The Lowest Rung: Voices of Australian Poverty

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Cambridge University Press, Jul 24, 2003 - History - 206 pages
This 2003 book is a fascinating and moving portrait of the people who are suffering in a more divided and less egalitarian Australian society. Based on the author's conversations with hundreds of people living in three areas commonly described as 'disadvantaged' - Inala in Queensland, Mount Druitt in New South Wales and Broadmeadows in Victoria - this is a book in which impoverished Australians, who are often absent from debates about poverty, tell their own stories. Some are funny, others are sad. There are stories about loss, despair and an uncertain future they can hardly bear to tell. But there are also stories about hope, and the capacity of poorer people to imagine and create a fairer world. Rather than focusing on abstractions such as the underclass, this book provides an intimate account of real people's fears, hopes and dilemmas in the face of growing inequality, entrenched unemployment, and fading opportunities for the young.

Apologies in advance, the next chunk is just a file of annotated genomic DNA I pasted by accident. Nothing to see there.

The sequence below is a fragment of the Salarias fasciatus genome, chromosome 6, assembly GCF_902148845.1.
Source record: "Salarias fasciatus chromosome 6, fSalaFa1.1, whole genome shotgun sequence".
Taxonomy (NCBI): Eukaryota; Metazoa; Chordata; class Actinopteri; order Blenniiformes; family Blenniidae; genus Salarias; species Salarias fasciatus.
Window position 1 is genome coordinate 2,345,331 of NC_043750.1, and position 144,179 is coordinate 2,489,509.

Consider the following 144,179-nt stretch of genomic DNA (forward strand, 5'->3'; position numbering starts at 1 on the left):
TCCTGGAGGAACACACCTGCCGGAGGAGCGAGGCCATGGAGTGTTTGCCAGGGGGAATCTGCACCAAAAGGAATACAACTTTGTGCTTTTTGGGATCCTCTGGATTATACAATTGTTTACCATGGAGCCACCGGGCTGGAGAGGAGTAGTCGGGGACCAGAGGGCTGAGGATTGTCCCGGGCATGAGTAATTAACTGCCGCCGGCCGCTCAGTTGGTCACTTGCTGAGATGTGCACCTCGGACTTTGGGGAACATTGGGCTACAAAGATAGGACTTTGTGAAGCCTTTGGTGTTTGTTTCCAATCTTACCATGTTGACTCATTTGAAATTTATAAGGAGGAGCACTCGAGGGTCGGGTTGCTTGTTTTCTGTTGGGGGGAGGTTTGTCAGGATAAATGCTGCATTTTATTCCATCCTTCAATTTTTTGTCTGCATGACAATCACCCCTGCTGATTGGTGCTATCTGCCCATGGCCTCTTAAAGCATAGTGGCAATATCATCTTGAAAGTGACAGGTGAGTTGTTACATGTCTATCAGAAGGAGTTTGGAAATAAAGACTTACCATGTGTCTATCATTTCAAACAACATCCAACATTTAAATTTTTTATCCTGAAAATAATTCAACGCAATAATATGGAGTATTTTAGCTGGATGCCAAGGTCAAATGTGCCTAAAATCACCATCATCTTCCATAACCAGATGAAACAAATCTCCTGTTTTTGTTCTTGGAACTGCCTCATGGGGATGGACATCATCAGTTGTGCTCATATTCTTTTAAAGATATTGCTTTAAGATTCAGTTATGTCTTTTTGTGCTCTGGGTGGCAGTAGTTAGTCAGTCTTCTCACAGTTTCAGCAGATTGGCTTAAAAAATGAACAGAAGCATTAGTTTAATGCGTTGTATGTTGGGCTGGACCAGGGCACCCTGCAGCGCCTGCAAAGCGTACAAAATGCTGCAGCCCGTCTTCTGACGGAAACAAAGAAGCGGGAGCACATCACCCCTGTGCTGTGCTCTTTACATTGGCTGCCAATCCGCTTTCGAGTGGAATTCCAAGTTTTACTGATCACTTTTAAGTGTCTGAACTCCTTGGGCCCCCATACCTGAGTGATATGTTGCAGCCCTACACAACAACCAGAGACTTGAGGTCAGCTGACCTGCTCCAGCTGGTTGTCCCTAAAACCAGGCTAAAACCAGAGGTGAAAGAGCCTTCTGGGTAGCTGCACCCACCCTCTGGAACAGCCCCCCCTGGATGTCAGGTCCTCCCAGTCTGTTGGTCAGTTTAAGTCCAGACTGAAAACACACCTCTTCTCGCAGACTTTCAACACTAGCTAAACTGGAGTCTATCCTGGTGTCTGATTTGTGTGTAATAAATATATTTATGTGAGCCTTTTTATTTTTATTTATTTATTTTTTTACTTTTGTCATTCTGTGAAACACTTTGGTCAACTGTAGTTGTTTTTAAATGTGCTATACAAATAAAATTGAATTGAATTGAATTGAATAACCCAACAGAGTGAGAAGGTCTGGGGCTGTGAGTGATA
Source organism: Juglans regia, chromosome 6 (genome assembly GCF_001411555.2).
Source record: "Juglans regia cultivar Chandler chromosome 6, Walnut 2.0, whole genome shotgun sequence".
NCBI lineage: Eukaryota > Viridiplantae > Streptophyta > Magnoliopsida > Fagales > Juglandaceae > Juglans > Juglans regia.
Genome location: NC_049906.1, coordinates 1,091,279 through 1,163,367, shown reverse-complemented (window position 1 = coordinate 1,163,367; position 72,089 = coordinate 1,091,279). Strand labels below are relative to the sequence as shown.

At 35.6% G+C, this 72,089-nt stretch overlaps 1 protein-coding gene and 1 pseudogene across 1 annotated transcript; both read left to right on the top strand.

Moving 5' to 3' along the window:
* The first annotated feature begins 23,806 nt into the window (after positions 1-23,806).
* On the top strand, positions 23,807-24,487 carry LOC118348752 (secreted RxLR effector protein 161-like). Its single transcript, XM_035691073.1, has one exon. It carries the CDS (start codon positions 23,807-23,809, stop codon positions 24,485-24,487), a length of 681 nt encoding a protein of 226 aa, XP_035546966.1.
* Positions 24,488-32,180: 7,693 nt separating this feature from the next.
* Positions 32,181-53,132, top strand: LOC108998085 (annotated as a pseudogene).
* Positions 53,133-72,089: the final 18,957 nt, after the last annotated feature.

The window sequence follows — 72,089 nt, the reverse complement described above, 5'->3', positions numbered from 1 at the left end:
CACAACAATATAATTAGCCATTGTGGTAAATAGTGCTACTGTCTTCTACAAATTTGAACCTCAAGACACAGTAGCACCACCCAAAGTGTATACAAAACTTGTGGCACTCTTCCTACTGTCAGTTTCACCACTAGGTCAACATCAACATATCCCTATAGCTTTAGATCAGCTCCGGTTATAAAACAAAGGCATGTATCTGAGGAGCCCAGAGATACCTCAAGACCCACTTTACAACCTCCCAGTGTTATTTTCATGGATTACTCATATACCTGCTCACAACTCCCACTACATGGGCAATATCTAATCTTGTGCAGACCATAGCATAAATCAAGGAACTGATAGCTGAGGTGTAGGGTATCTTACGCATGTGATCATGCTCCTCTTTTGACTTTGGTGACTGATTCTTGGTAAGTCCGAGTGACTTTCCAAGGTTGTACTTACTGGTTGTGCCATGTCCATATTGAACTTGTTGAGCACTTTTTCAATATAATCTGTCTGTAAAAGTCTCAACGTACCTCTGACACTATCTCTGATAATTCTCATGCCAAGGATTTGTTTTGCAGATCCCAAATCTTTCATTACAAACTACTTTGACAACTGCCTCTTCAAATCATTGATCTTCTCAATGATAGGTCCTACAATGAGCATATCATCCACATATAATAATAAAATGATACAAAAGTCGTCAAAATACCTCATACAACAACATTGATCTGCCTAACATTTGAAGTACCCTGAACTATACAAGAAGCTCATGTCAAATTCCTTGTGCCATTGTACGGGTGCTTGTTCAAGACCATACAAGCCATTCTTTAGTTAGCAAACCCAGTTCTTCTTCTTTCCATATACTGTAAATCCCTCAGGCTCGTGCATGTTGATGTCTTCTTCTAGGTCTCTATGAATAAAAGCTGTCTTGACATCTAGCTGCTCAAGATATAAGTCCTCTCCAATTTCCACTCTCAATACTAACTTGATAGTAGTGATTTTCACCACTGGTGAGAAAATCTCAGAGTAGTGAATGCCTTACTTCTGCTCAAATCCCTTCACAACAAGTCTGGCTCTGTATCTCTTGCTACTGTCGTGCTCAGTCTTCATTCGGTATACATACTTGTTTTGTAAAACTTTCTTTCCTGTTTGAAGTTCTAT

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The Lowest Rung

User Review  - Thorpe-Bowker and Contributors - Books+Publishing

Monash University historian Mark Peel has written a wonderful book about Australia: an Australia many of us don't know much about--and don't want to. It tells the stories of Australians living in Mt ... Read full review

Contents

Describing Disadvantage
16
Heroes
33
Suffering
62
Anger
87
Loss
114
Hope
141
Conclusion
171
Notes
183
Bibliography
192
Index
201
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About the author (2003)

Mark Peel is the author of Good Times, Hard Times and of A Little History of Australia. He teaches history at Monash University.

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